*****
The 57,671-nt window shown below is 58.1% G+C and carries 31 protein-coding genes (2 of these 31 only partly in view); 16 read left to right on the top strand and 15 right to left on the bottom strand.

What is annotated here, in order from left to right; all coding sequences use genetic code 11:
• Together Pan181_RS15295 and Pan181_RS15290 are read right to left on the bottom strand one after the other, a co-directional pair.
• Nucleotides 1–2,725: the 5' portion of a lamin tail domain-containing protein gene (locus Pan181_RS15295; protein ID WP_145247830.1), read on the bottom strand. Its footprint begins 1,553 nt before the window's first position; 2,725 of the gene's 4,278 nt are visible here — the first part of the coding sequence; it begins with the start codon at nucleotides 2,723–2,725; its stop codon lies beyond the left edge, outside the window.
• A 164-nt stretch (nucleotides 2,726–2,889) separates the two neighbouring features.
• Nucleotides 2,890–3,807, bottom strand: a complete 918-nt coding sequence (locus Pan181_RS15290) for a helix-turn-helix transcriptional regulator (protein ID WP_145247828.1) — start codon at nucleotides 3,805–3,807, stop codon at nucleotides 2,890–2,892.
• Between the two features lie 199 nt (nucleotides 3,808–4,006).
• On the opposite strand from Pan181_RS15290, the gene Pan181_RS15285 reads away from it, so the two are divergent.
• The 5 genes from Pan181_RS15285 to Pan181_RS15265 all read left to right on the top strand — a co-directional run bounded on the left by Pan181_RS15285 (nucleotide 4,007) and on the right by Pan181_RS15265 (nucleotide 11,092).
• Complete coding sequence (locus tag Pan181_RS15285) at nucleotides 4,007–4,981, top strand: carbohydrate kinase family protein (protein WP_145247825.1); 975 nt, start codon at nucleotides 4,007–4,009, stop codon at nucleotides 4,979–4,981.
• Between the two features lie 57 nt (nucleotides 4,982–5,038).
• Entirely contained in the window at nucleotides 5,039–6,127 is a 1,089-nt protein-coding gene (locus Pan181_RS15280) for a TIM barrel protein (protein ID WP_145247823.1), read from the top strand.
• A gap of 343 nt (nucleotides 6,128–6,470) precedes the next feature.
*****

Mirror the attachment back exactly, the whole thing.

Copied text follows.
The 57,671-nt window shown below is 58.1% G+C and carries 31 protein-coding genes (2 of these 31 only partly in view); 16 read left to right on the top strand and 15 right to left on the bottom strand.

What is annotated here, in order from left to right; all coding sequences use genetic code 11:
• Together Pan181_RS15295 and Pan181_RS15290 are read right to left on the bottom strand one after the other, a co-directional pair.
• Nucleotides 1–2,725: the 5' portion of a lamin tail domain-containing protein gene (locus Pan181_RS15295; protein ID WP_145247830.1), read on the bottom strand. Its footprint begins 1,553 nt before the window's first position; 2,725 of the gene's 4,278 nt are visible here — the first part of the coding sequence; it begins with the start codon at nucleotides 2,723–2,725; its stop codon lies beyond the left edge, outside the window.
• A 164-nt stretch (nucleotides 2,726–2,889) separates the two neighbouring features.
• Nucleotides 2,890–3,807, bottom strand: a complete 918-nt coding sequence (locus Pan181_RS15290) for a helix-turn-helix transcriptional regulator (protein ID WP_145247828.1) — start codon at nucleotides 3,805–3,807, stop codon at nucleotides 2,890–2,892.
• Between the two features lie 199 nt (nucleotides 3,808–4,006).
• On the opposite strand from Pan181_RS15290, the gene Pan181_RS15285 reads away from it, so the two are divergent.
• The 5 genes from Pan181_RS15285 to Pan181_RS15265 all read left to right on the top strand — a co-directional run bounded on the left by Pan181_RS15285 (nucleotide 4,007) and on the right by Pan181_RS15265 (nucleotide 11,092).
• Complete coding sequence (locus tag Pan181_RS15285) at nucleotides 4,007–4,981, top strand: carbohydrate kinase family protein (protein WP_145247825.1); 975 nt, start codon at nucleotides 4,007–4,009, stop codon at nucleotides 4,979–4,981.
• Between the two features lie 57 nt (nucleotides 4,982–5,038).
• Entirely contained in the window at nucleotides 5,039–6,127 is a 1,089-nt protein-coding gene (locus Pan181_RS15280) for a TIM barrel protein (protein ID WP_145247823.1), read from the top strand.
• A gap of 343 nt (nucleotides 6,128–6,470) precedes the next feature.